Resolute Class of 2020 Graduate from MSMHS

Resolute Class of 2020 Graduate from MSMHS
Arch Toss

The Marine Science Magnet High School (MSMHS) Class of 2020 proved resolute in the face of a year of historic challenges. On Friday, June 12, it was time to celebrate accomplishments and reflect on time lost.

Families and staff members cheered, fired confetti cannons, and honked horns as MSMHS held a drive-through Commencement ceremony from its Groton campus. The event followed strict social distancing protocols for the 65 graduates and their families, calling students one at a time from cars to receive their diplomas.

MSMHS, like all public schools in Connecticut, has been closed since March as a result of COVID-19, and students completed their degrees through online learning opportunities. The graduates were seeing their teachers for the first time in months, with each student receiving their diploma individually, posing under a balloon arch, and tossing their cap during a lively car procession.

LEARN, the Regional Educational Service Center for southeastern Connecticut, administers MSMHS, a magnet high school with a marine science curriculum. Since its inception, the school has been ranked consistently on U.S. News & World Report’s list of Best High Schools in Connecticut, and this year was no exception. MSMHS was named the best public high school in southeastern Connecticut and many of its graduates are headed to top tier colleges and institutions throughout the country.

“You have shown how successful you are academically, demonstrated by your numerous accolades your class has achieved. But more important, you are good people,” Assistant Principal Colleen Hardison said. “At your core, you care about others. I have no doubt you will be successful in your own individual ways.”

Hardison, like all the other speakers, recorded their speeches prior to the beginning of the drive-through ceremony. The graduates shared the speeches through digital media after receiving their diplomas.

LEARN Associate Director Dr. Ryan Donlon has served as acting principal at MSMHS since January. In his welcoming remarks, he lauded the graduates on their perseverance and ability to thrive despite the many challenges that came their way.

“They proved time and time again that they have the skills and the determination to come together, to overcome, and to lead,” Donlon said. “In short, they are the opportunity that will emerge from this time of uncertainty and need.”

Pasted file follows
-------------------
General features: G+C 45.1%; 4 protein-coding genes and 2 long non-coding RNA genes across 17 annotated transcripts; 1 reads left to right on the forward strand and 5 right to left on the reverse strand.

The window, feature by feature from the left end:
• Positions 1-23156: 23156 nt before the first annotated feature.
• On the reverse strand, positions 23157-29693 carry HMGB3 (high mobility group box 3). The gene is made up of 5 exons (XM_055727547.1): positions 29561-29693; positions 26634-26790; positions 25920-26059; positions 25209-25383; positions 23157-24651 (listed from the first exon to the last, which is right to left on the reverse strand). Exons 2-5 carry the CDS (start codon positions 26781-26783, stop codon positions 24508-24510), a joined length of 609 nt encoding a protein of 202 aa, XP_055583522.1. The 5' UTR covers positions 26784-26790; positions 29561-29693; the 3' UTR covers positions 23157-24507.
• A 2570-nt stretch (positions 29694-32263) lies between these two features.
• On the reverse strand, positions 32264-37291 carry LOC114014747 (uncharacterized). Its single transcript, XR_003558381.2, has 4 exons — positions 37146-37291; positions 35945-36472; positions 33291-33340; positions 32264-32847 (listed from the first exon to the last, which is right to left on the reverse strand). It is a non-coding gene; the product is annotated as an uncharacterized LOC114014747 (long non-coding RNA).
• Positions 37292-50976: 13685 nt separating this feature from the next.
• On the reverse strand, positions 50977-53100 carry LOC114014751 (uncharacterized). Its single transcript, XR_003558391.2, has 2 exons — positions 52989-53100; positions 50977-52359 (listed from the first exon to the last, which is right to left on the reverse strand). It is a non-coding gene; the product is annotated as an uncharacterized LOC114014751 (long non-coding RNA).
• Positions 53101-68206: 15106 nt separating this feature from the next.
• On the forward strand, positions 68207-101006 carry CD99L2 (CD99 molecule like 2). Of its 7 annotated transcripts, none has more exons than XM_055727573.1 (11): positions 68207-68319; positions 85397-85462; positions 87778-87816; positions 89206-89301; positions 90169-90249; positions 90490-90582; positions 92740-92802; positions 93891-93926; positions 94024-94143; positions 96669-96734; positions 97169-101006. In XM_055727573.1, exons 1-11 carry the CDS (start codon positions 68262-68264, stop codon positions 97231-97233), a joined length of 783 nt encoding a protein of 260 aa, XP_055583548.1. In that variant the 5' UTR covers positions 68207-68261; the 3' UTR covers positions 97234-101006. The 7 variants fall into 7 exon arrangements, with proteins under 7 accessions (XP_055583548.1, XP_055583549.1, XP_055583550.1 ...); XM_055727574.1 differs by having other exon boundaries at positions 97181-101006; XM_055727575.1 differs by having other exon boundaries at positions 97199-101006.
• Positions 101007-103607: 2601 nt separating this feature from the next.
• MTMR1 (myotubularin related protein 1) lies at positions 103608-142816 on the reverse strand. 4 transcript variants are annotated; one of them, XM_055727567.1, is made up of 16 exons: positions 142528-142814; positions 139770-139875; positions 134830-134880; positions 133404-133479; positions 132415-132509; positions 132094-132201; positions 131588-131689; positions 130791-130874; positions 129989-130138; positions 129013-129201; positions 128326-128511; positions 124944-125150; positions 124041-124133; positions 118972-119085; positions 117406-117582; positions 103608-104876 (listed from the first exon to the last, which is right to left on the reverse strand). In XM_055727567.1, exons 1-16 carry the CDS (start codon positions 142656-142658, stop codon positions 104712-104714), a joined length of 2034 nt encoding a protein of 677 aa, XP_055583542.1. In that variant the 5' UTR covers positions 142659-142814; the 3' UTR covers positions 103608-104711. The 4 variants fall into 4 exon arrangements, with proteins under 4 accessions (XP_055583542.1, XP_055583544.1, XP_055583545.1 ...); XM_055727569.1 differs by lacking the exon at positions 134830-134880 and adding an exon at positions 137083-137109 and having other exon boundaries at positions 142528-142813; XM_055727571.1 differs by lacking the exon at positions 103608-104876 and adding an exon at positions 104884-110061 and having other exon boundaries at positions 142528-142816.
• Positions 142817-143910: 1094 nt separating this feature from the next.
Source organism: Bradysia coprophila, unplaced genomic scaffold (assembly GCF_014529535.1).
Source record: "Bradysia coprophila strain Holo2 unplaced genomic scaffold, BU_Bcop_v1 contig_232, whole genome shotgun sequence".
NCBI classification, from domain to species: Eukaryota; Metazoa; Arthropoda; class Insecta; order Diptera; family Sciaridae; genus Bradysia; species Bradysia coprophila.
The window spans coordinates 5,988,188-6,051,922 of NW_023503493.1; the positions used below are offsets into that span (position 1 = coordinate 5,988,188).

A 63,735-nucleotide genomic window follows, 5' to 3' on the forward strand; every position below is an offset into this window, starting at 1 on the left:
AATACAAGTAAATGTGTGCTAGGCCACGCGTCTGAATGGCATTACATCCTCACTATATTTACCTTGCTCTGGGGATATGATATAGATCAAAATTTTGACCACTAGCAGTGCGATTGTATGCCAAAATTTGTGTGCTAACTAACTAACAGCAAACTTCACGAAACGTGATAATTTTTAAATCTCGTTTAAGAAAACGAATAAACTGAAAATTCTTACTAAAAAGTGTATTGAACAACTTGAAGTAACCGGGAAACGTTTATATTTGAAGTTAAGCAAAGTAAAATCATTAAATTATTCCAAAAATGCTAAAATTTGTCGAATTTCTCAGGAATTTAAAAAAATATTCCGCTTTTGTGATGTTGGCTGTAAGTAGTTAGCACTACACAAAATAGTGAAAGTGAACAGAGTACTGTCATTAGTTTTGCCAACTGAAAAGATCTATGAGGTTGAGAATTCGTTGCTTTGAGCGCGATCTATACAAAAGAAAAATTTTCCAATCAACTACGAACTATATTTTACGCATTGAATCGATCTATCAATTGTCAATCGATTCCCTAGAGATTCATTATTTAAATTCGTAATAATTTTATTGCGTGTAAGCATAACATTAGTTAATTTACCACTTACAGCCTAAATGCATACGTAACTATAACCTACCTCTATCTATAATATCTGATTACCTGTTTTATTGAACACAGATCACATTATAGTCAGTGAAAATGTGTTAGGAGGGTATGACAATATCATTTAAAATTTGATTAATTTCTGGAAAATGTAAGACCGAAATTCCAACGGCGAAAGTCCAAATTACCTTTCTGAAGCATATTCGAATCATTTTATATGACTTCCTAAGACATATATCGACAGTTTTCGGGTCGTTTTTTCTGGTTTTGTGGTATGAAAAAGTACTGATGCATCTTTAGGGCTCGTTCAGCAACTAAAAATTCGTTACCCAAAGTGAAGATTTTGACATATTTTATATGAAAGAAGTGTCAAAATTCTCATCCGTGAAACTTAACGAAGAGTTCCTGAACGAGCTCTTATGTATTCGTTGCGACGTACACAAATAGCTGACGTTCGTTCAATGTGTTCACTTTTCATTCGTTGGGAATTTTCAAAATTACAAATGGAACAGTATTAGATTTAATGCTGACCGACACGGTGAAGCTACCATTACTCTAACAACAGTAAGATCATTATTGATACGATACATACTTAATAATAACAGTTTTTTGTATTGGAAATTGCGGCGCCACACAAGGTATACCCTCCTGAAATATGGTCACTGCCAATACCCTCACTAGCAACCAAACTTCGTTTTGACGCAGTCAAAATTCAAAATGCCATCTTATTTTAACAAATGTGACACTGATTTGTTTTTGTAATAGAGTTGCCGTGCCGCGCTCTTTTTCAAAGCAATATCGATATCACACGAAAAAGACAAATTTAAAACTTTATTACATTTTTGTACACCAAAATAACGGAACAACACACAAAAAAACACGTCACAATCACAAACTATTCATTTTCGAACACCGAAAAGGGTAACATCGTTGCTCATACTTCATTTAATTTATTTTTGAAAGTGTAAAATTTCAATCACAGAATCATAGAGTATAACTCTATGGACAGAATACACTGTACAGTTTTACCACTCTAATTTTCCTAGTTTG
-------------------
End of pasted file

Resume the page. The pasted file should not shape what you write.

Academically, the class featured two students who achieved the highest GPAs in the school’s history. Valedictorian Dana Goettler broke the record with a 4.53 GPA and is headed to Hamilton College in the fall. Along with the other student speakers, she addressed her classmates virtually through a speech recorded prior to the ceremony.

Goettler did not mince words as she discussed the turbulent year that was 2019-20. As the class graduates as productive members of society, they face “deep, systemic flaws that even now reclaim the front pages from a still-raging pandemic.”

“I am confident, now more than ever, that as our generation takes the reins of this changed world, we will be prepared to take on its most dangerous flaws and pervasive issues,” Goettler said.

Class Salutatorian Melanie Trotochaud tied the previous record for highest GPA at MSMHS, graduating with a 4.52. A lifelong art enthusiast on a path to Smith College, she advised her classmates that while time warps the shape of clay, the material stays largely the same.

“In the coming years we will find ourselves changing over and over again, especially in ways that surprise us, and may even disorient us,” Trotochaud said. “We’ll also find the ways we’ve stayed the same, and we’ll be endeared by those qualities in ourselves.”

Class President Ajia Brown reminisced about the happy memories the Class of 2020 made during its time at MSMHS. However, a senior year full of promise and milestones was lost due to real world circumstances, leaving the graduates with one more lesson to carry with them.

“Although it's unfortunate we did not get to have the senior year we envisioned, we have all gained a skill that we will use for the rest of our lives: making the best of it,” Brown said.

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